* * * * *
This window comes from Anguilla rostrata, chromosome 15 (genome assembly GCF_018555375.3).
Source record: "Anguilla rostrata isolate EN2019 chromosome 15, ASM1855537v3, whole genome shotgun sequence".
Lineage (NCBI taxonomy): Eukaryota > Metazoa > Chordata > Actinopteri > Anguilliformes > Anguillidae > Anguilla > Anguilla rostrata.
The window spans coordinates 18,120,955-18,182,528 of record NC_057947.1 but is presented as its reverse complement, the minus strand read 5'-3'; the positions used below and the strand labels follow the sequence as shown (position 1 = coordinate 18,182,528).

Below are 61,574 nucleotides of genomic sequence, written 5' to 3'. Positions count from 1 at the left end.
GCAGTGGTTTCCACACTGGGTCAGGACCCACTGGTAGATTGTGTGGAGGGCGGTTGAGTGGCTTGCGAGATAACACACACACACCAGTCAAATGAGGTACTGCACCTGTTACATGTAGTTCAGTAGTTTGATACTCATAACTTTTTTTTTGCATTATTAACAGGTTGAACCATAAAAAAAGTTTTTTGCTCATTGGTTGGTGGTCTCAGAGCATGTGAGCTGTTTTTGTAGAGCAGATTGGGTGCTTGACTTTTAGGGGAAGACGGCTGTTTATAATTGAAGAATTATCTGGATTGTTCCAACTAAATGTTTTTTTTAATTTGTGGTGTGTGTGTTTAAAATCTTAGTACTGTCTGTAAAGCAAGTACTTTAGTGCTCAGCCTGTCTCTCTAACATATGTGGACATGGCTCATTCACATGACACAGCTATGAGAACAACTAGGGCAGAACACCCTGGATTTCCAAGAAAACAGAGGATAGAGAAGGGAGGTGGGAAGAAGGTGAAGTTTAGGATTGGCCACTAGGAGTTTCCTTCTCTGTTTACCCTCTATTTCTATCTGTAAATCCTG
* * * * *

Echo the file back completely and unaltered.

This window comes from Anguilla rostrata, chromosome 15 (genome assembly GCF_018555375.3).
Source record: "Anguilla rostrata isolate EN2019 chromosome 15, ASM1855537v3, whole genome shotgun sequence".
Lineage (NCBI taxonomy): Eukaryota > Metazoa > Chordata > Actinopteri > Anguilliformes > Anguillidae > Anguilla > Anguilla rostrata.
The window spans coordinates 18,120,955-18,182,528 of record NC_057947.1 but is presented as its reverse complement, the minus strand read 5'-3'; the positions used below and the strand labels follow the sequence as shown (position 1 = coordinate 18,182,528).

Below are 61,574 nucleotides of genomic sequence, written 5' to 3'. Positions count from 1 at the left end.
GCAGTGGTTTCCACACTGGGTCAGGACCCACTGGTAGATTGTGTGGAGGGCGGTTGAGTGGCTTGCGAGATAACACACACACACCAGTCAAATGAGGTACTGCACCTGTTACATGTAGTTCAGTAGTTTGATACTCATAACTTTTTTTTTGCATTATTAACAGGTTGAACCATAAAAAAAGTTTTTTGCTCATTGGTTGGTGGTCTCAGAGCATGTGAGCTGTTTTTGTAGAGCAGATTGGGTGCTTGACTTTTAGGGGAAGACGGCTGTTTATAATTGAAGAATTATCTGGATTGTTCCAACTAAATGTTTTTTTTAATTTGTGGTGTGTGTGTTTAAAATCTTAGTACTGTCTGTAAAGCAAGTACTTTAGTGCTCAGCCTGTCTCTCTAACATATGTGGACATGGCTCATTCACATGACACAGCTATGAGAACAACTAGGGCAGAACACCCTGGATTTCCAAGAAAACAGAGGATAGAGAAGGGAGGTGGGAAGAAGGTGAAGTTTAGGATTGGCCACTAGGAGTTTCCTTCTCTGTTTACCCTCTATTTCTATCTGTAAATCCTG